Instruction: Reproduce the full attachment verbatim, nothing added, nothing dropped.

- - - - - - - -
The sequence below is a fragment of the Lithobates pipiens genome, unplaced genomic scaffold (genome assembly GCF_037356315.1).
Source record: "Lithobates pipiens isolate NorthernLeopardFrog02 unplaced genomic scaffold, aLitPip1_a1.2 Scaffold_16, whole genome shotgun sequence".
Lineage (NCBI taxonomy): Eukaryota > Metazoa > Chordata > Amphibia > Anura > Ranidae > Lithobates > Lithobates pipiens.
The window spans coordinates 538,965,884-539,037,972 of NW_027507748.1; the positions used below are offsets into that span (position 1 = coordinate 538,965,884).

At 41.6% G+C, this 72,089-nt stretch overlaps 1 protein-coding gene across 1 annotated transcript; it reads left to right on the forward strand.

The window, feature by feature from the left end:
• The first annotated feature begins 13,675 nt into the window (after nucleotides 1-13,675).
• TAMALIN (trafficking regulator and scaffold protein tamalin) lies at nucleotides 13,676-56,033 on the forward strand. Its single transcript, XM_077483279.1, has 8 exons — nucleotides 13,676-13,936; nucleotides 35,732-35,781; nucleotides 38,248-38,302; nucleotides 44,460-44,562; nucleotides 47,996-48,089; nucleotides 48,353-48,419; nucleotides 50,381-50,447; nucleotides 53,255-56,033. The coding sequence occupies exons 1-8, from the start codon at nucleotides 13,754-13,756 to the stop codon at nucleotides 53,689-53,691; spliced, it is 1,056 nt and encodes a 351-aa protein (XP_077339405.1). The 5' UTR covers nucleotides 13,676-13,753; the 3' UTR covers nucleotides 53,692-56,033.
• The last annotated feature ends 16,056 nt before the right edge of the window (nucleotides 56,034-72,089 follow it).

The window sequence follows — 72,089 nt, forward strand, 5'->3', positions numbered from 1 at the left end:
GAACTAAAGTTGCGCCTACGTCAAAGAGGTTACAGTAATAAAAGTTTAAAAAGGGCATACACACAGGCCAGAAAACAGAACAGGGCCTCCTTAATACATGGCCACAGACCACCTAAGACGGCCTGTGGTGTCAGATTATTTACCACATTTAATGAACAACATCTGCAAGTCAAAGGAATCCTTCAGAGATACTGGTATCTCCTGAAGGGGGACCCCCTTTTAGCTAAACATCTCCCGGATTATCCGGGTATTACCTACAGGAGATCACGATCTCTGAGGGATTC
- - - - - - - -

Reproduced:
The sequence below is a fragment of the Lithobates pipiens genome, unplaced genomic scaffold (genome assembly GCF_037356315.1).
Source record: "Lithobates pipiens isolate NorthernLeopardFrog02 unplaced genomic scaffold, aLitPip1_a1.2 Scaffold_16, whole genome shotgun sequence".
Lineage (NCBI taxonomy): Eukaryota > Metazoa > Chordata > Amphibia > Anura > Ranidae > Lithobates > Lithobates pipiens.
The window spans coordinates 538,965,884-539,037,972 of NW_027507748.1; the positions used below are offsets into that span (position 1 = coordinate 538,965,884).

At 41.6% G+C, this 72,089-nt stretch overlaps 1 protein-coding gene across 1 annotated transcript; it reads left to right on the forward strand.

The window, feature by feature from the left end:
• The first annotated feature begins 13,675 nt into the window (after nucleotides 1-13,675).
• TAMALIN (trafficking regulator and scaffold protein tamalin) lies at nucleotides 13,676-56,033 on the forward strand. Its single transcript, XM_077483279.1, has 8 exons — nucleotides 13,676-13,936; nucleotides 35,732-35,781; nucleotides 38,248-38,302; nucleotides 44,460-44,562; nucleotides 47,996-48,089; nucleotides 48,353-48,419; nucleotides 50,381-50,447; nucleotides 53,255-56,033. The coding sequence occupies exons 1-8, from the start codon at nucleotides 13,754-13,756 to the stop codon at nucleotides 53,689-53,691; spliced, it is 1,056 nt and encodes a 351-aa protein (XP_077339405.1). The 5' UTR covers nucleotides 13,676-13,753; the 3' UTR covers nucleotides 53,692-56,033.
• The last annotated feature ends 16,056 nt before the right edge of the window (nucleotides 56,034-72,089 follow it).

The window sequence follows — 72,089 nt, forward strand, 5'->3', positions numbered from 1 at the left end:
GAACTAAAGTTGCGCCTACGTCAAAGAGGTTACAGTAATAAAAGTTTAAAAAGGGCATACACACAGGCCAGAAAACAGAACAGGGCCTCCTTAATACATGGCCACAGACCACCTAAGACGGCCTGTGGTGTCAGATTATTTACCACATTTAATGAACAACATCTGCAAGTCAAAGGAATCCTTCAGAGATACTGGTATCTCCTGAAGGGGGACCCCCTTTTAGCTAAACATCTCCCGGATTATCCGGGTATTACCTACAGGAGATCACGATCTCTGAGGGATTC